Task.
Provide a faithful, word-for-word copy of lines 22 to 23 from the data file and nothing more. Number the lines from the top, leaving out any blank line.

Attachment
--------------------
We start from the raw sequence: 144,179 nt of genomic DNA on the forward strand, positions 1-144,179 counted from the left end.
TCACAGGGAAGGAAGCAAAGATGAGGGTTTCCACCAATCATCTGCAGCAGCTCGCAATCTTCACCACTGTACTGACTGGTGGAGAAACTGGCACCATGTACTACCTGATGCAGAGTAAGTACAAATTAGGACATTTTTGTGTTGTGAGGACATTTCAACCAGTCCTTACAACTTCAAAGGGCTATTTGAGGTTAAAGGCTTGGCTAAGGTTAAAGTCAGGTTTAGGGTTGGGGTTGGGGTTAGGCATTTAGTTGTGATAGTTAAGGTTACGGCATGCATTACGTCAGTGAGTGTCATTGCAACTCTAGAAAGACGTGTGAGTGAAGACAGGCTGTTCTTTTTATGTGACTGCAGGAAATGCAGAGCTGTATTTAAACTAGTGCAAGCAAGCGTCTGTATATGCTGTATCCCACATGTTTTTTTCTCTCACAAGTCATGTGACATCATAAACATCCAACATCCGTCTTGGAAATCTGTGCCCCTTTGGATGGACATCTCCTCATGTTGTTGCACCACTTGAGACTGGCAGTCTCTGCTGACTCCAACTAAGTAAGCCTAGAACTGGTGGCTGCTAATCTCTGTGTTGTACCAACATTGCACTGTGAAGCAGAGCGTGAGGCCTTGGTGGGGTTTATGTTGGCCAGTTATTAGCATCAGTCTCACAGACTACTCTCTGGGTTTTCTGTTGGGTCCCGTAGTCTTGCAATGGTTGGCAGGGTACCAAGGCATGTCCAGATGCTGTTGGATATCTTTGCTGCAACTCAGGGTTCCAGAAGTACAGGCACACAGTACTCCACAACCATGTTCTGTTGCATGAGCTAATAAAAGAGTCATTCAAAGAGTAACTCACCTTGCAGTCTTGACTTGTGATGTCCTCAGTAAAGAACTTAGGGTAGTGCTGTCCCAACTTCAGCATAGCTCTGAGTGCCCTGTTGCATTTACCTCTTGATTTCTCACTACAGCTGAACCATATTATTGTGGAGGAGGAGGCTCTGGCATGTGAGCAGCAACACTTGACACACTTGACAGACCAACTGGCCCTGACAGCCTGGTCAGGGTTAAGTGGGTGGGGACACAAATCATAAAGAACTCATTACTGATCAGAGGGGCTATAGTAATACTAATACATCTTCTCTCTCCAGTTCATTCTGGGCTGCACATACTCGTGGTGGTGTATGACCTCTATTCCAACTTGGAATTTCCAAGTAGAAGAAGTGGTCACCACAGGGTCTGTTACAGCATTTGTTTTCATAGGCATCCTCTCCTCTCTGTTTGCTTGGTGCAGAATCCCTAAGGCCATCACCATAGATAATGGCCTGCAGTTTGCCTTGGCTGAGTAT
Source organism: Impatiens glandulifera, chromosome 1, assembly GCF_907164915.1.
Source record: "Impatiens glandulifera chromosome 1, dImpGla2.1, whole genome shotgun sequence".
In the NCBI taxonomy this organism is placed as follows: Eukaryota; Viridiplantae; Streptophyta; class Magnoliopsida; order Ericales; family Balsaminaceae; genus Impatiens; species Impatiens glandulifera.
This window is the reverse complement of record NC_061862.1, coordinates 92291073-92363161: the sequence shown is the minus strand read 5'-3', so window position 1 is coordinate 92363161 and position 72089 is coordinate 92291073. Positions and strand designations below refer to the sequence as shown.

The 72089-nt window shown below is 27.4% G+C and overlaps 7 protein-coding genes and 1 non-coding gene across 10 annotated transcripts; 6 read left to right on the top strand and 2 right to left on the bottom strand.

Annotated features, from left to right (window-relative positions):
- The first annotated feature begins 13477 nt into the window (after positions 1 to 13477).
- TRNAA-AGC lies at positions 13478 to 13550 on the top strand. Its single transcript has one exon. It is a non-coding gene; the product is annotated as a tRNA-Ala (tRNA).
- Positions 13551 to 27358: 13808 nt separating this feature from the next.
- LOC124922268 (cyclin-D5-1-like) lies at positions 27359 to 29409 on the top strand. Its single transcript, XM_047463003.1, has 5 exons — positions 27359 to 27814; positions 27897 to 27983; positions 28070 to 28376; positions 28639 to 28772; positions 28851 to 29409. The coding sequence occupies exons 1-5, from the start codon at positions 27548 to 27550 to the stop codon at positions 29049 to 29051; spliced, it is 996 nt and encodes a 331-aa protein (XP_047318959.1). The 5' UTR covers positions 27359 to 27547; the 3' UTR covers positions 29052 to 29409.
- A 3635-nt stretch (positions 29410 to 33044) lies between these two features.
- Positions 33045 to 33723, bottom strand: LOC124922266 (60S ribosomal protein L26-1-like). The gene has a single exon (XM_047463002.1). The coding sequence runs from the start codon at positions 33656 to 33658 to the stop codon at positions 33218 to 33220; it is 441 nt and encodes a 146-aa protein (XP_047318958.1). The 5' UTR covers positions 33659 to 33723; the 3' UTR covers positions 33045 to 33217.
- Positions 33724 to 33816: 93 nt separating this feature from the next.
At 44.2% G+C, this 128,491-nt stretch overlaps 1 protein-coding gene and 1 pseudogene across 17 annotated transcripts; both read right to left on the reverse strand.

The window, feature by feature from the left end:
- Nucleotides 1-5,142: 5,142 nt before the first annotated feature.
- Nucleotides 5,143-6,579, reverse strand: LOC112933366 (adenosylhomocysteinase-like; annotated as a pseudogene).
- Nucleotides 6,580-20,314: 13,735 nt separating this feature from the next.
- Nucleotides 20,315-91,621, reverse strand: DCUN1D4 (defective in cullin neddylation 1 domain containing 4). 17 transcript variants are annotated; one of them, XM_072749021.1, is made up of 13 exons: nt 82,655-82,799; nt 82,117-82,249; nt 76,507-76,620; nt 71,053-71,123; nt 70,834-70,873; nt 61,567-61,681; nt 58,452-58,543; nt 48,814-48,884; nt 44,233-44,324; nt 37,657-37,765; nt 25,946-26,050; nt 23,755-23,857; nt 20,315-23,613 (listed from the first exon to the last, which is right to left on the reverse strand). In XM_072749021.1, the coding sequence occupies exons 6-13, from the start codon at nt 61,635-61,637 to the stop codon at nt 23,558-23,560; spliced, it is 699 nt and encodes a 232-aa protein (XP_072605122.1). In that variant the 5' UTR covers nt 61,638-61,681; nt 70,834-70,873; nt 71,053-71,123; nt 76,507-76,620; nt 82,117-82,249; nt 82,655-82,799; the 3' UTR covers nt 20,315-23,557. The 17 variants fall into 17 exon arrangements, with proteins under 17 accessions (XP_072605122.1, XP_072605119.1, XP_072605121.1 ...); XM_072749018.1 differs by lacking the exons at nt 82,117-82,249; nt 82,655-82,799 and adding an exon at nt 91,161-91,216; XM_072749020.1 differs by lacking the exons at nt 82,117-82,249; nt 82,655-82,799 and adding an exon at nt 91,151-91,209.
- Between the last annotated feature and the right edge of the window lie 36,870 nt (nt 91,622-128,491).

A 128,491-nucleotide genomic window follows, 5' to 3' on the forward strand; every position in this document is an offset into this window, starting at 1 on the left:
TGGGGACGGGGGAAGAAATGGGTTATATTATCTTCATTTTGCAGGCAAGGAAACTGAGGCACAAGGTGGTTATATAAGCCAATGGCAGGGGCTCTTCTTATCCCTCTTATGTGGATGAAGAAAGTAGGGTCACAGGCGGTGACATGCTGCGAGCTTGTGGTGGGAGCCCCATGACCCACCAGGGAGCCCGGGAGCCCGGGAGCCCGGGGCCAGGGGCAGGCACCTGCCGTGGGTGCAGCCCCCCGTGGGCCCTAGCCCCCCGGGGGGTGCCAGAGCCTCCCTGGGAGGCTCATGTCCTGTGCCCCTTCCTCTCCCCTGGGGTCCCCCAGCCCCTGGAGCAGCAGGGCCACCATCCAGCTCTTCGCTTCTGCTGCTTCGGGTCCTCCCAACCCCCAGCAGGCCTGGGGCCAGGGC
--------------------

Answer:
- Between the last annotated feature and the right edge of the window lie 36,870 nt (nt 91,622-128,491).

A 128,491-nucleotide genomic window follows, 5' to 3' on the forward strand; every position in this document is an offset into this window, starting at 1 on the left: